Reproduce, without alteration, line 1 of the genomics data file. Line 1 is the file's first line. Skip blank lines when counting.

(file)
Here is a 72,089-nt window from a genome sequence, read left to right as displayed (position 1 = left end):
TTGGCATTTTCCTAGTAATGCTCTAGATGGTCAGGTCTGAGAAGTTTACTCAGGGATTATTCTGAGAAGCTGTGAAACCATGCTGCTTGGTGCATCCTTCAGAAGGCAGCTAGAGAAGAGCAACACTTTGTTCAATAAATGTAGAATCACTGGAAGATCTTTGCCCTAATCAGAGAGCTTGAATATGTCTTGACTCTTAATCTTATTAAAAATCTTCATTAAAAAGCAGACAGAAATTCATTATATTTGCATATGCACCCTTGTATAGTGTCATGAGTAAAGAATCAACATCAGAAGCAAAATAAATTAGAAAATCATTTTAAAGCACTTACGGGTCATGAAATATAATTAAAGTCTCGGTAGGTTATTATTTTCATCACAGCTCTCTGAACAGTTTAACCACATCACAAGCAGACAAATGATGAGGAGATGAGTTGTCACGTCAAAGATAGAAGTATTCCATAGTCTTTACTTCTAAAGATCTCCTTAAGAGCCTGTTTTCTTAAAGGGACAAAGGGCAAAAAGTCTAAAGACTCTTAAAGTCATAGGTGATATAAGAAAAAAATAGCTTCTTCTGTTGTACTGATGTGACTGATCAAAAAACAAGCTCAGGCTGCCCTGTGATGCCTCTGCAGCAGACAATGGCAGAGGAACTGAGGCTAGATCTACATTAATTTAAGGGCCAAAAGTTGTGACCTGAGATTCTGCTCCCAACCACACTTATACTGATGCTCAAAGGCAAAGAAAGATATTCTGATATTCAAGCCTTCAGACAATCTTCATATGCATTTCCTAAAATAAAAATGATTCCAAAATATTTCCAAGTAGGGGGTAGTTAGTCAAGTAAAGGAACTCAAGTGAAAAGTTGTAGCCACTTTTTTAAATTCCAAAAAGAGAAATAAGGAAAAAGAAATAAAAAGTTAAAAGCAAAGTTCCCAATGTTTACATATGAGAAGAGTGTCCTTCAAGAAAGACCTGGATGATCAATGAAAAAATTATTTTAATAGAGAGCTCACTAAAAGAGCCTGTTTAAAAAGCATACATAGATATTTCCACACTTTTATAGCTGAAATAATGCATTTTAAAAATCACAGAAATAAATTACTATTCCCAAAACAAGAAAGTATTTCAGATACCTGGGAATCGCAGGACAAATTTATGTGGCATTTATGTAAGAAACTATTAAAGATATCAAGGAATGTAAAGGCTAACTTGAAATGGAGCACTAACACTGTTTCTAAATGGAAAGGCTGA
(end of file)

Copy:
Here is a 72,089-nt window from a genome sequence, read left to right as displayed (position 1 = left end):